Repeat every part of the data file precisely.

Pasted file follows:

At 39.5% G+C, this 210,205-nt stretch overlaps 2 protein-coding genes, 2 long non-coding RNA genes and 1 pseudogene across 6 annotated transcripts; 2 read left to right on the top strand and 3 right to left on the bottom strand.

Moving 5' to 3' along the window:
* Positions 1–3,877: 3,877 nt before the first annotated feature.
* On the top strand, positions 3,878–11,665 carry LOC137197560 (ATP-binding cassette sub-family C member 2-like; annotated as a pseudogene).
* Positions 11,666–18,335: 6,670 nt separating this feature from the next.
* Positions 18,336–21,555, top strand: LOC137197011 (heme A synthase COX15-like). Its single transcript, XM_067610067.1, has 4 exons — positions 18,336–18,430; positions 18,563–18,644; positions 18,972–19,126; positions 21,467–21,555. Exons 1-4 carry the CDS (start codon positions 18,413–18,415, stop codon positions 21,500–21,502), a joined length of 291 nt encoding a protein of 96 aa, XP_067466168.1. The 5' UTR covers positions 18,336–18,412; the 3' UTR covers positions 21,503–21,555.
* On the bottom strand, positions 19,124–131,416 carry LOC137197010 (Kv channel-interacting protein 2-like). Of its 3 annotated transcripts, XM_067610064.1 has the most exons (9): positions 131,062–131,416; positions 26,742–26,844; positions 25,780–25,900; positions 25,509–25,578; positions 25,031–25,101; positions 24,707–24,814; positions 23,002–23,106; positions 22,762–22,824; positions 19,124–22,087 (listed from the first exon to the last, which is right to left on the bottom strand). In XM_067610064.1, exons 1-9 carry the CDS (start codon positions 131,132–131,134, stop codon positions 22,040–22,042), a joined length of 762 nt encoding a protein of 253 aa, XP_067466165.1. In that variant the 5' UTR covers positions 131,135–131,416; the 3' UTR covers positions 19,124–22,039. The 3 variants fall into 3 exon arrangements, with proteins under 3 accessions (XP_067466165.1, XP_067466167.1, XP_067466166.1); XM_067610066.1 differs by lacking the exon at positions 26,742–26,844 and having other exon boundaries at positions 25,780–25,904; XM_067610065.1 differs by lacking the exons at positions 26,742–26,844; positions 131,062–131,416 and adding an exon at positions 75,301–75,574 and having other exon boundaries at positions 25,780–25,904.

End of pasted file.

At 39.5% G+C, this 210,205-nt stretch overlaps 2 protein-coding genes, 2 long non-coding RNA genes and 1 pseudogene across 6 annotated transcripts; 2 read left to right on the top strand and 3 right to left on the bottom strand.

Moving 5' to 3' along the window:
* Positions 1–3,877: 3,877 nt before the first annotated feature.
* On the top strand, positions 3,878–11,665 carry LOC137197560 (ATP-binding cassette sub-family C member 2-like; annotated as a pseudogene).
* Positions 11,666–18,335: 6,670 nt separating this feature from the next.
* Positions 18,336–21,555, top strand: LOC137197011 (heme A synthase COX15-like). Its single transcript, XM_067610067.1, has 4 exons — positions 18,336–18,430; positions 18,563–18,644; positions 18,972–19,126; positions 21,467–21,555. Exons 1-4 carry the CDS (start codon positions 18,413–18,415, stop codon positions 21,500–21,502), a joined length of 291 nt encoding a protein of 96 aa, XP_067466168.1. The 5' UTR covers positions 18,336–18,412; the 3' UTR covers positions 21,503–21,555.
* On the bottom strand, positions 19,124–131,416 carry LOC137197010 (Kv channel-interacting protein 2-like). Of its 3 annotated transcripts, XM_067610064.1 has the most exons (9): positions 131,062–131,416; positions 26,742–26,844; positions 25,780–25,900; positions 25,509–25,578; positions 25,031–25,101; positions 24,707–24,814; positions 23,002–23,106; positions 22,762–22,824; positions 19,124–22,087 (listed from the first exon to the last, which is right to left on the bottom strand). In XM_067610064.1, exons 1-9 carry the CDS (start codon positions 131,132–131,134, stop codon positions 22,040–22,042), a joined length of 762 nt encoding a protein of 253 aa, XP_067466165.1. In that variant the 5' UTR covers positions 131,135–131,416; the 3' UTR covers positions 19,124–22,039. The 3 variants fall into 3 exon arrangements, with proteins under 3 accessions (XP_067466165.1, XP_067466167.1, XP_067466166.1); XM_067610066.1 differs by lacking the exon at positions 26,742–26,844 and having other exon boundaries at positions 25,780–25,904; XM_067610065.1 differs by lacking the exons at positions 26,742–26,844; positions 131,062–131,416 and adding an exon at positions 75,301–75,574 and having other exon boundaries at positions 25,780–25,904.